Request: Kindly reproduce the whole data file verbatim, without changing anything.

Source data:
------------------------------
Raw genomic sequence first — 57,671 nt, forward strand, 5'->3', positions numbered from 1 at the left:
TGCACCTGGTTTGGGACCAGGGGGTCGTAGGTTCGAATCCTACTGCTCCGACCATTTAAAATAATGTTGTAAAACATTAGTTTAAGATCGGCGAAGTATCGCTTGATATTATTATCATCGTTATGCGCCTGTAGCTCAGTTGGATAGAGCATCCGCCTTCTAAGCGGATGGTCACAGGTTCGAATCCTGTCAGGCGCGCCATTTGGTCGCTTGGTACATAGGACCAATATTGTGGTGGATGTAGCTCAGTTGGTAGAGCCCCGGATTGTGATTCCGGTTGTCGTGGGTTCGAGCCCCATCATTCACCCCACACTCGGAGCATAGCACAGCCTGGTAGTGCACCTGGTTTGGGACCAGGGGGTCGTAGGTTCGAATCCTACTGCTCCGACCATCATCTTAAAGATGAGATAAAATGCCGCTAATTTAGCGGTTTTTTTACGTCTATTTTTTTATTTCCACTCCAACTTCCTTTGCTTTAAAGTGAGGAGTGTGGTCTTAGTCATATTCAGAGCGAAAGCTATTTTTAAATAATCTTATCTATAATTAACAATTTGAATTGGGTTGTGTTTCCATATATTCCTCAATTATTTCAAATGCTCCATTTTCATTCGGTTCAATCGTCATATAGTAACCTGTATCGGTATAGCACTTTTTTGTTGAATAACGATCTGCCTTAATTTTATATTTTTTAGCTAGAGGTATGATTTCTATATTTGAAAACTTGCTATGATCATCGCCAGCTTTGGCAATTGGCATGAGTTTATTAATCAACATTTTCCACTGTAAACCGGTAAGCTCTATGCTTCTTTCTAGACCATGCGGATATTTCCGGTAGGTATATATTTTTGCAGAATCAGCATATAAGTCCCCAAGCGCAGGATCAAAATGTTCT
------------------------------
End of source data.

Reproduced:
Raw genomic sequence first — 57,671 nt, forward strand, 5'->3', positions numbered from 1 at the left:
TGCACCTGGTTTGGGACCAGGGGGTCGTAGGTTCGAATCCTACTGCTCCGACCATTTAAAATAATGTTGTAAAACATTAGTTTAAGATCGGCGAAGTATCGCTTGATATTATTATCATCGTTATGCGCCTGTAGCTCAGTTGGATAGAGCATCCGCCTTCTAAGCGGATGGTCACAGGTTCGAATCCTGTCAGGCGCGCCATTTGGTCGCTTGGTACATAGGACCAATATTGTGGTGGATGTAGCTCAGTTGGTAGAGCCCCGGATTGTGATTCCGGTTGTCGTGGGTTCGAGCCCCATCATTCACCCCACACTCGGAGCATAGCACAGCCTGGTAGTGCACCTGGTTTGGGACCAGGGGGTCGTAGGTTCGAATCCTACTGCTCCGACCATCATCTTAAAGATGAGATAAAATGCCGCTAATTTAGCGGTTTTTTTACGTCTATTTTTTTATTTCCACTCCAACTTCCTTTGCTTTAAAGTGAGGAGTGTGGTCTTAGTCATATTCAGAGCGAAAGCTATTTTTAAATAATCTTATCTATAATTAACAATTTGAATTGGGTTGTGTTTCCATATATTCCTCAATTATTTCAAATGCTCCATTTTCATTCGGTTCAATCGTCATATAGTAACCTGTATCGGTATAGCACTTTTTTGTTGAATAACGATCTGCCTTAATTTTATATTTTTTAGCTAGAGGTATGATTTCTATATTTGAAAACTTGCTATGATCATCGCCAGCTTTGGCAATTGGCATGAGTTTATTAATCAACATTTTCCACTGTAAACCGGTAAGCTCTATGCTTCTTTCTAGACCATGCGGATATTTCCGGTAGGTATATATTTTTGCAGAATCAGCATATAAGTCCCCAAGCGCAGGATCAAAATGTTCT